PFAS Health Study To Include Petersburgh Residents
A federally-funded study is examining the human health effects of PFAS exposure. The University at Albany and New York State Department of Health are working to study those affected in Hoosick Falls and surrounding area, and the City of Newburgh. Meantime, some in the Rensselaer County Town of Petersburgh feel regulators need to do more to address PFAS contamination.
Part of the Centers for Disease Control and Prevention, the Agency for Toxic Substances and Disease Registry, is undertaking a multi-site study of the health effects of exposure to PFAS chemicals in drinking water.
PFAS contamination has been linked to numerous ill-health effects including some forms of cancer.
The University at Albany and the New York State Department of Health plan to enroll 1,000 adults and 300 children from the Rensselaer County Village of Hoosick Falls and surrounding area, and the City of Newburgh in the study.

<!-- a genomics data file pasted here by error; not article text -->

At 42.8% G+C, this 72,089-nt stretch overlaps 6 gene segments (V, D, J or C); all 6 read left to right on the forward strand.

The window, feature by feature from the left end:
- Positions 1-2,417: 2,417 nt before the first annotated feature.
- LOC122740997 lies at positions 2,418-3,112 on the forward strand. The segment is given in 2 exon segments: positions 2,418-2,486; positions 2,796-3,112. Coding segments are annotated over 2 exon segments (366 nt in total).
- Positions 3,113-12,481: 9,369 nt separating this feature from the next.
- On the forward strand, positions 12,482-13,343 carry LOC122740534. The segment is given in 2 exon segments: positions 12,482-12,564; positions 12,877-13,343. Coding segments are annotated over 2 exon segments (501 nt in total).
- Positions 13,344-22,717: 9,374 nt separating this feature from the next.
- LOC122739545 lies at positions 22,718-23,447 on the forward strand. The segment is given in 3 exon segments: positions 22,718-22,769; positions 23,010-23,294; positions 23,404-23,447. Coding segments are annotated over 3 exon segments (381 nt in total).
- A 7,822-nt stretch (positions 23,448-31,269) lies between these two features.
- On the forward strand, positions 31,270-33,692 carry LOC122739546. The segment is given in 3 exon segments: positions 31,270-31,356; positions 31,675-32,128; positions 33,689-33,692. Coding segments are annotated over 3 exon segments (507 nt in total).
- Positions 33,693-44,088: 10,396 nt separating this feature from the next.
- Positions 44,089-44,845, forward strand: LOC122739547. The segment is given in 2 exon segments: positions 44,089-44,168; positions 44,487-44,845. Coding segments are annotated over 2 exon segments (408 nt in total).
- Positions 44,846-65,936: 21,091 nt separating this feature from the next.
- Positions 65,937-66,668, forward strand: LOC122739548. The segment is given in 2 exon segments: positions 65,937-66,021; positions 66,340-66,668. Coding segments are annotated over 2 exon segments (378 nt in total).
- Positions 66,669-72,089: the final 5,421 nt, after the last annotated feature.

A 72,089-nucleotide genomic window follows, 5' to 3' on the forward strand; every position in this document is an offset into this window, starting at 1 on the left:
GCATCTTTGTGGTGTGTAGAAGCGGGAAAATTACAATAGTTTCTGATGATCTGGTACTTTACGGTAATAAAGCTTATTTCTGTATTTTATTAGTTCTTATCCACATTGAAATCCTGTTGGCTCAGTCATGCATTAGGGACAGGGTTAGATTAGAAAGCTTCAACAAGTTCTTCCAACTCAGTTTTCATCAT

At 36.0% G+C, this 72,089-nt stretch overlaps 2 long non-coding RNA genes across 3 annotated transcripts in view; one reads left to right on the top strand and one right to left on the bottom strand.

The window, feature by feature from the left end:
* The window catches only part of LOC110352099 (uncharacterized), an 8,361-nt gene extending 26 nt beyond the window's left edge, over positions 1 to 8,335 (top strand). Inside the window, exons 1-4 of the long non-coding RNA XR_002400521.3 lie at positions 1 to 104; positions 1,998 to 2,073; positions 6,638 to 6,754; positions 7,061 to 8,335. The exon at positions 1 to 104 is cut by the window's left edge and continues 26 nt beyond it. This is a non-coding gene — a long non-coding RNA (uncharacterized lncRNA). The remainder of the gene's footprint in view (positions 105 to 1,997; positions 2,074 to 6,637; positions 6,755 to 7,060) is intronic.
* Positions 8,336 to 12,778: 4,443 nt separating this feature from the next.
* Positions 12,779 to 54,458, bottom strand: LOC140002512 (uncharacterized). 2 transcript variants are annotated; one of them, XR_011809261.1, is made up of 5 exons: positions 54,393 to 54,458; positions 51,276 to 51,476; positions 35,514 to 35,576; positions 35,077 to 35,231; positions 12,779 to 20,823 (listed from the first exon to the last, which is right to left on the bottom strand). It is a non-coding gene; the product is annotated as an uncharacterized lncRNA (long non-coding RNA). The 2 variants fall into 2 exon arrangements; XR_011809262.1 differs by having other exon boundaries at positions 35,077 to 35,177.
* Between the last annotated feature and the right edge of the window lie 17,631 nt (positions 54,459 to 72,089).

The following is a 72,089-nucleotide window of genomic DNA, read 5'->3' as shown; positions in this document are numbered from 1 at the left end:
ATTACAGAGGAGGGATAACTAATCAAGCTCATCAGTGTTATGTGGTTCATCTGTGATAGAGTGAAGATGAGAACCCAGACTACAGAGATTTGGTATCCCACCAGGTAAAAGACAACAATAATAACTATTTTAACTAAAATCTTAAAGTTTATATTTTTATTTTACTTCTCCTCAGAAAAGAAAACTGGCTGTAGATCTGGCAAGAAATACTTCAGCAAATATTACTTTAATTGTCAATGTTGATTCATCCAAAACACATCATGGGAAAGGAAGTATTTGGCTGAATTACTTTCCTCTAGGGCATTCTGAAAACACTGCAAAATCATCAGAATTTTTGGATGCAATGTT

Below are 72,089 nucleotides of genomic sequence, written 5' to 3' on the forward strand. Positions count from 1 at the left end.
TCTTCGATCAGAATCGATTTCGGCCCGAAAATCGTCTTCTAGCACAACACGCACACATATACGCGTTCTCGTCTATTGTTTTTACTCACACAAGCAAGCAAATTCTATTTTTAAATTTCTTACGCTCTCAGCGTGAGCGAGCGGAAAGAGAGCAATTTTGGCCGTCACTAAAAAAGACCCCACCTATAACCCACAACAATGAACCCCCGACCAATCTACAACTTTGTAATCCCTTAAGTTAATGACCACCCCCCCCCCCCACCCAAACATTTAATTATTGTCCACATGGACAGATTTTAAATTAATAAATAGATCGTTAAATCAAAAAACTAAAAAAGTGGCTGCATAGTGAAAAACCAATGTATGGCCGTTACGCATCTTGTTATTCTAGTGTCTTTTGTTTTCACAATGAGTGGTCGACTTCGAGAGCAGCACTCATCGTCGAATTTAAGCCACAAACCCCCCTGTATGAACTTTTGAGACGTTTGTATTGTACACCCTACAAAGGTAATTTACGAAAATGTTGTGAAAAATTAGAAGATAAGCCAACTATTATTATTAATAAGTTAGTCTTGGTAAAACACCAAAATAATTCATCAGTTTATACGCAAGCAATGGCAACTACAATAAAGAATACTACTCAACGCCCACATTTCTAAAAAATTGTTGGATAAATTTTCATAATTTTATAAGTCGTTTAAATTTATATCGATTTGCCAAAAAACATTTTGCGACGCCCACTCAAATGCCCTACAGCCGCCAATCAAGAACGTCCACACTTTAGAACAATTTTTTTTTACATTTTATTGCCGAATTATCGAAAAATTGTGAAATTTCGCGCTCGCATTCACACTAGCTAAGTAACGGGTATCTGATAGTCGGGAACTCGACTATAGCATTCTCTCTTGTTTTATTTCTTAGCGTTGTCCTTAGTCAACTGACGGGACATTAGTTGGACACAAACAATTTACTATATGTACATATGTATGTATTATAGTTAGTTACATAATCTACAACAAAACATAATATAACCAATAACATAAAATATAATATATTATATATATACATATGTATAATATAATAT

Dr. Erin Bell is a Professor of Environmental Health Sciences at the University at Albany.
“So this is a very structured, traditional epidemiology research study. We will be enrolling people based on their residency in communities that have the documented exposure. And then we will be measuring for a variety of clinical biomarkers related to the immune system function, as well as thyroid and kidney function and liver function. And in children, we will be studying neurobehavioral effects. We won’t be enrolling people based on their outcome status, we’ll be enrolling people based on their potential for exposure,” said Bell.